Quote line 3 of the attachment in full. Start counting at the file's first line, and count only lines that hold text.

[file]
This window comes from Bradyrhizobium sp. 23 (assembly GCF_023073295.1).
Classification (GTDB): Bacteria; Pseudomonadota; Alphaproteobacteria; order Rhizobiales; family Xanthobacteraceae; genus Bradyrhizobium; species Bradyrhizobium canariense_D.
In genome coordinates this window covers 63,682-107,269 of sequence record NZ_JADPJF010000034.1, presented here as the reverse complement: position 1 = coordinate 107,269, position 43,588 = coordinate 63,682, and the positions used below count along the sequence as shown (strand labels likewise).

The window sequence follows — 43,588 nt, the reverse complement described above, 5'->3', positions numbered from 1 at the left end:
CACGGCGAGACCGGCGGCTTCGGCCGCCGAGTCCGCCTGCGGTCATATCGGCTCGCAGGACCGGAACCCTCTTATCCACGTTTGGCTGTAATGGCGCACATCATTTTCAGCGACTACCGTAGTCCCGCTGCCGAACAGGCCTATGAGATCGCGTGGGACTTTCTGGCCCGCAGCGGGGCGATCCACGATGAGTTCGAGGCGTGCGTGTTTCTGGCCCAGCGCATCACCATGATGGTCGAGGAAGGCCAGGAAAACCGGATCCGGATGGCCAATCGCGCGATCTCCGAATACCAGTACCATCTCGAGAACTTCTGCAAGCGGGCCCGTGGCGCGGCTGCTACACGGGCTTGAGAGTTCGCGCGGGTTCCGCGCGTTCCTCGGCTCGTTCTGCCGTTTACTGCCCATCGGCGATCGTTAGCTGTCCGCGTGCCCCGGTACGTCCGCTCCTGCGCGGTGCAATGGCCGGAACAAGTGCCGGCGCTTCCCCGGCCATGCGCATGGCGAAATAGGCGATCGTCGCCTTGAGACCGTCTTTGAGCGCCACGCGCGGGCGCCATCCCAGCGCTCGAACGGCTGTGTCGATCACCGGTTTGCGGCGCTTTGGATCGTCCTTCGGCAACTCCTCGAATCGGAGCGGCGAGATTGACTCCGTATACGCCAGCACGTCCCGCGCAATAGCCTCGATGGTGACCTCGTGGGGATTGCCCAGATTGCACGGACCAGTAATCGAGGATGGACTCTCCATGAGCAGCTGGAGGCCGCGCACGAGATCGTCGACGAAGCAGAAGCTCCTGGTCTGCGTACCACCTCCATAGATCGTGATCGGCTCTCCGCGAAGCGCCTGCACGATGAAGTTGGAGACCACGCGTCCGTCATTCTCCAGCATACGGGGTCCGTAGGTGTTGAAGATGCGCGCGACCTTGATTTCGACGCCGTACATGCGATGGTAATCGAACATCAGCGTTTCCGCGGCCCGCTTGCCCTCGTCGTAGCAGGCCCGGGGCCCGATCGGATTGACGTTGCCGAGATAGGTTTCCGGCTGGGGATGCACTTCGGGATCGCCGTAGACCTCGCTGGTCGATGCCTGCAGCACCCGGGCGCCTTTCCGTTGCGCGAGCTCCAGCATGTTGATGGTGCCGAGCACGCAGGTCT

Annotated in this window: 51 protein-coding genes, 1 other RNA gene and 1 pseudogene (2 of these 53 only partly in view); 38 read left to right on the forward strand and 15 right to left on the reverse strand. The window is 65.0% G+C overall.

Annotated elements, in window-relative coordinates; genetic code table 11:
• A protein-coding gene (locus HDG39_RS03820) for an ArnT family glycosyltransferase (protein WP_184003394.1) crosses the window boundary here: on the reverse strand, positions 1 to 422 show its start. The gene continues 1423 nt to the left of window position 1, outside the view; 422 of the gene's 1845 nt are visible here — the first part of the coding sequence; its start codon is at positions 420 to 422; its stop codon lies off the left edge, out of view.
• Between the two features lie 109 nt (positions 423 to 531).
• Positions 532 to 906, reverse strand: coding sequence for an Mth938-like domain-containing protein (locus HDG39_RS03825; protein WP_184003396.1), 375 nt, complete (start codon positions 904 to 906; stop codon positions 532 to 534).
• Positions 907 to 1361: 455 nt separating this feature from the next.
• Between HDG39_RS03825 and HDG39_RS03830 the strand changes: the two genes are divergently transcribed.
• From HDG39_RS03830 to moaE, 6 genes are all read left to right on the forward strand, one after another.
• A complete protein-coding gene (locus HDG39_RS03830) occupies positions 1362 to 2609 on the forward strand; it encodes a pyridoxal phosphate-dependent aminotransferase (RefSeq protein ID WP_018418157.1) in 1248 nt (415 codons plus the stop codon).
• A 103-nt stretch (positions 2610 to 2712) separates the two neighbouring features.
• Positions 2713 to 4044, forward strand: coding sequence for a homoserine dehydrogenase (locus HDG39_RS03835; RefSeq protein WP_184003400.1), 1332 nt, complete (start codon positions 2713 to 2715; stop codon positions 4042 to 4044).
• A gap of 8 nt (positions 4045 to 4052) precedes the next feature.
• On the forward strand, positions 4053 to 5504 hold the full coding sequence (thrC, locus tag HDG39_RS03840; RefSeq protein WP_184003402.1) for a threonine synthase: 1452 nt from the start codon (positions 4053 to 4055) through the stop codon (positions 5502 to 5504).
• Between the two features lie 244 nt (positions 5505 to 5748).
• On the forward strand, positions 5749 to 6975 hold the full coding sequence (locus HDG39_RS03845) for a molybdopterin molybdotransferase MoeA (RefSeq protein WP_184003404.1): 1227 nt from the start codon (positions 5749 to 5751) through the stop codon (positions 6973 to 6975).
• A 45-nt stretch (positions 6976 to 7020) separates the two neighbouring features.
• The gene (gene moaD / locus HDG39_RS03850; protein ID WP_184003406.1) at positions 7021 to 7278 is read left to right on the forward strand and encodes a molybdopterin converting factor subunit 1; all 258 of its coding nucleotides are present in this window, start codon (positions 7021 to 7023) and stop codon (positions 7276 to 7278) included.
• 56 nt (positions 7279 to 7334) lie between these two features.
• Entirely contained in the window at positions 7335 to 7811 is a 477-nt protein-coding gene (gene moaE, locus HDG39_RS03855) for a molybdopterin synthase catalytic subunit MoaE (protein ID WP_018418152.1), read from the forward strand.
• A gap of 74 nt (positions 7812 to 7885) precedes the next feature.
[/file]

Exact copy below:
In genome coordinates this window covers 63,682-107,269 of sequence record NZ_JADPJF010000034.1, presented here as the reverse complement: position 1 = coordinate 107,269, position 43,588 = coordinate 63,682, and the positions used below count along the sequence as shown (strand labels likewise).